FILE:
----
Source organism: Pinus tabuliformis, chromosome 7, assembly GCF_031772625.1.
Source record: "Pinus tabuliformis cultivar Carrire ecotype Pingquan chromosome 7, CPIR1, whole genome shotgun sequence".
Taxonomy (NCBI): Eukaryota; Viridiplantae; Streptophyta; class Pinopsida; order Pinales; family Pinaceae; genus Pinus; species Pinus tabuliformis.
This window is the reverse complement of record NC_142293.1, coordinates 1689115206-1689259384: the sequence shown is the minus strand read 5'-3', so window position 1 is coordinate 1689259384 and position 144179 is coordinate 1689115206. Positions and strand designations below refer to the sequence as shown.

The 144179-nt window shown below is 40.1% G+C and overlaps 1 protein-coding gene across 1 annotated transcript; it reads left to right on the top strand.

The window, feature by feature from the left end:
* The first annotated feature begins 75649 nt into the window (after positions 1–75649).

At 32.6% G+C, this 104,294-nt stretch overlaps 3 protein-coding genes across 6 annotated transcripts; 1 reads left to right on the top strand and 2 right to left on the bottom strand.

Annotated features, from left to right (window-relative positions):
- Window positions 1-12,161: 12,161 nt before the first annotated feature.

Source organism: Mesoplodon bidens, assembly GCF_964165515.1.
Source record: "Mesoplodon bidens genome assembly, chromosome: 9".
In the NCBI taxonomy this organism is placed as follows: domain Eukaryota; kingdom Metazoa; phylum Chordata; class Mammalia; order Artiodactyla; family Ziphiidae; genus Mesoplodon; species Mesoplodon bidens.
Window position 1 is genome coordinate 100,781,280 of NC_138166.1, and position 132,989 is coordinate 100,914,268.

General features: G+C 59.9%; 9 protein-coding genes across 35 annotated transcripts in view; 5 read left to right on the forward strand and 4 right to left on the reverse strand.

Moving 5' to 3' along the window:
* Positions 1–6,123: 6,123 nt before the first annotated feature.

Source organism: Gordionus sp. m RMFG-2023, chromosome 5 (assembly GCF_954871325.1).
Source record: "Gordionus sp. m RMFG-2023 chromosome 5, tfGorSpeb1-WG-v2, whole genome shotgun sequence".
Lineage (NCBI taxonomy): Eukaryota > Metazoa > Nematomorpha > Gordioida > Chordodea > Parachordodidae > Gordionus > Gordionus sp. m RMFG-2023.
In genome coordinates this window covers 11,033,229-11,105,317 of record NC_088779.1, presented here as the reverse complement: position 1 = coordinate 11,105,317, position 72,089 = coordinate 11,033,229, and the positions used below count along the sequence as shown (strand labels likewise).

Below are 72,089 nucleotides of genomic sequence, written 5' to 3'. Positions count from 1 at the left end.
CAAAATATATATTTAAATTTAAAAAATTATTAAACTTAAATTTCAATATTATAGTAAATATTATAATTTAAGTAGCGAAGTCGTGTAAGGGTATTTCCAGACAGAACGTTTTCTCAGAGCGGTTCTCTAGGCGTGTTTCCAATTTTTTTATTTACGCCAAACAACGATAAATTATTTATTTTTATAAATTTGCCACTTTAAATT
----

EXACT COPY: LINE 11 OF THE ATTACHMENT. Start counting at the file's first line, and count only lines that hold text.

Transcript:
Source organism: Mesoplodon bidens, assembly GCF_964165515.1.